such a conspiracy about words and their meanings to work, many
hundreds of thousands if not millions of people must have been kept
in ignorance by those Babylonian linguists behind their closed
doors. To have a conspiracy of such a nature continuing for
millennia, and not to have leaked out, just beggars belief. It
reminds me of the story of the woman who, when seeing her son in a
military parade, said "Everyone is out of step with my Johnny!"

When you say
> All things point to that alteration and takeover.

I would ask again for evidence other than the anagramatisation you
point to. Again, can you explain the time, place and circumstances
that led to this amazing event?

> "One can take a word, take apart its letters/sounds and create new
> words from it. And because there are so many possibilities, the
> probability that this particular reorganization of the sounds is
> likely easy and thus meaningless."
> in response to my earlier:
> "In the so-called Greek mythology, the name POSEIDON is the god of
> seas, waters, etc. I say that this so-called Greek god was nothing
> but the anagrammatized name of Deniz-Han of the Turanians. How so? I
> will show you how. When one rearranges the name POSEIDON as
> DENIS-OPO, it is readily seen that it is the anagram of Turkish
> "DENIZ-APA" meaning "father of sea".

Again this is based upon a failure to understand the true nature of
Ancient Greek. Poseidon comes from the Mycenaean Greek "Poseidas"
or "Poteidas" a word derived from a term meaning "husband of Potnia"
the Mycenaean "Mother Goddess" (Potnia = Mistress). It has nothing
at all to do with Deniz-Han, or Denis-Opo, or "Father of the Sea".
In fact Poseidon did not probably start at all as a Sea God, but
became a Sea God only with the Olympian formation under Hesiod and
Homer of the world being divided between three Gods - Zeus (land),
Poseidon (Sea) and Hades (underword). This thripartite division
probably occurred in the Archaic period, based upon the Phoenician
tripartite division of the world between Baal (land), Yam (Sea) and
Mot (death = underword).

So when you write
> Now I claim that this is not a normal change of the name. As you
> can see, probablity played no part in this transformation."

Polat, as you can see from the Mycenaean and Archaic Greek analysis
(above) your construction is based upon a FEM (False Etymological
Method) and has no basis in reality.

> As another example, take the Turkish name "HIZIR". HIZIR is
> regarded as "ERMESH" immortal meaning "he who has reached
> godliness". In his Turkish cultural role he is just
> like "HERMES". HIZIR can be present at any place at any time.
> HIZIR is defined as "legendariy person who attained immortality by
> drinking from the water of life." The Turkish expression: "Hizir
> gibi yetish" means "to come as a god send; to come to the rescue at
> the right moment". HERMES, as defined in the so-called Greek
> mythology, is also god's messenger and can be at any place at any
> time.

This is not so. As messenger of the Gods Hermes had to be sent by
Zeus before he was present. In fact Hermes comes from the Greek
*Herms who were special idols established at cross-roads to ward off
evil spirits. Once again through your ignorance of Greek history and
linguistics you are proposing similarities which just do not hold

> Thus, Greek "HERMES" and Turkish "ERMESH" have a lot in common.
> In fact from the word formation point of view, all one has to do is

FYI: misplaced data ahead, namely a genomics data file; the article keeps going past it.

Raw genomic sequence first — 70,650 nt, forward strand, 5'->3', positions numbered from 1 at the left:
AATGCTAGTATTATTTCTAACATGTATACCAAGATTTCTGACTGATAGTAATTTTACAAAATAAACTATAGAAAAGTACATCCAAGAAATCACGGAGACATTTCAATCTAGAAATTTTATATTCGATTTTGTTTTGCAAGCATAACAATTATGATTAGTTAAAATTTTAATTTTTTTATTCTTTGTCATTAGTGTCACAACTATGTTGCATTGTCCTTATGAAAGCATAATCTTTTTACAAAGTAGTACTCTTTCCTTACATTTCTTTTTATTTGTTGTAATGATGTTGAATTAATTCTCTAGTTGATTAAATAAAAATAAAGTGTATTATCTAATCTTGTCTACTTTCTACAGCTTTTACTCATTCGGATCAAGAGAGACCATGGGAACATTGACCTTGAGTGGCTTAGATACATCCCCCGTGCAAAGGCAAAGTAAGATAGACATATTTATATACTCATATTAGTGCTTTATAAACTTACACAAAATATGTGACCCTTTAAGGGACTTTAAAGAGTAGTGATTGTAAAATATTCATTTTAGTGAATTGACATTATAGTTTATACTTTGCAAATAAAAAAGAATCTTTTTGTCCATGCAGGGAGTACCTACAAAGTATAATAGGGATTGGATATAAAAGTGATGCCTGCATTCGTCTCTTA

> take the letter "H" of Turkish "ERMESH" and bring it to the front,
> to get the name "HERMES". This is not due to coincidence
> and it is highly likely that this is what the Greeks did.

In actual fact they have nothing in common at all except for a
superficial similarity of name. Besides *-SH is generally pronounced
differently in Latin script than *S. Taking the H from the end of
Ermesh and placing it in the front of the word, only works if you are
using a Latin and not a Greek script. Are you proposing that the
Babylonian conspirators you are proposing wrote in Latin script
(introduced into Turkish only with Kemal Ataturk!) Surely not?

> Therefore, you cannot discard the possibility that Turkish "ERMISH"
> or "HIZIR" was not anagrammatized into "HERMES". Probability has
> nothing to do with Turkish "ERMISH" being taken over by Greeks.

Probability has everything to do with it. The Turks of before the
2oth century did not even write the word ERMESH - in fact it was
written in Arabic derived script with a totally different phonology
attached to it that does not fit Latin (or even Greek).

You wrote
> Let me give you another example. What is the probability that the
> so-called Latin word "MILLENNIUM" is not an anagram of Turkish
> expression "MIN ILLI ANUM" (bin yilli an'um) meaning "I am a time
> period of one thousand years"? As you know, that is what
> a "MILLENNIUM" is, i.e., a period of one thousand years.

But the method of writing Turkish as MIN ILLI ANUM or bin yilli an'um
has only existed for a century.... it did not exist in a Latin
alphabet before that so the proposition that it came in this way is
rediculous. Millennium in fact comes from the Latin "mille" = a
thousand, and the word "annus/annum" meaning year. millennium thus
does not need your Turkish reconstruction when a perfectly adequate
and much closer Latin one is present.

Thus when you say
> Note that the same lettering exists in both cases. How come? What
> is the probability of this correspondence taking place between two
> supposedly independently developed languages?

Given that the same "letters" are not present (bin yilli an'um is in
fact very different - how and when did the *b- become an *m-?). By
taking things out of context and ignoring the languages from which
words actually did derive, you can construct such anagrams between
any two languages on the face of the planet.

So the
> The reason that I am getting so many correspondences between
> English, Greek and Latin words is due to the fact that I am
> examining each word with rational reasoning.

But you are doing so completely independently from the known origin
of these words. Origins preserved in written texts from a period
before Latin script was used at all. If you remove the Latin
orthography for the words you are using Polat - all correspondences
fly out of the window. What you find is then you do not get the
correspondences you show.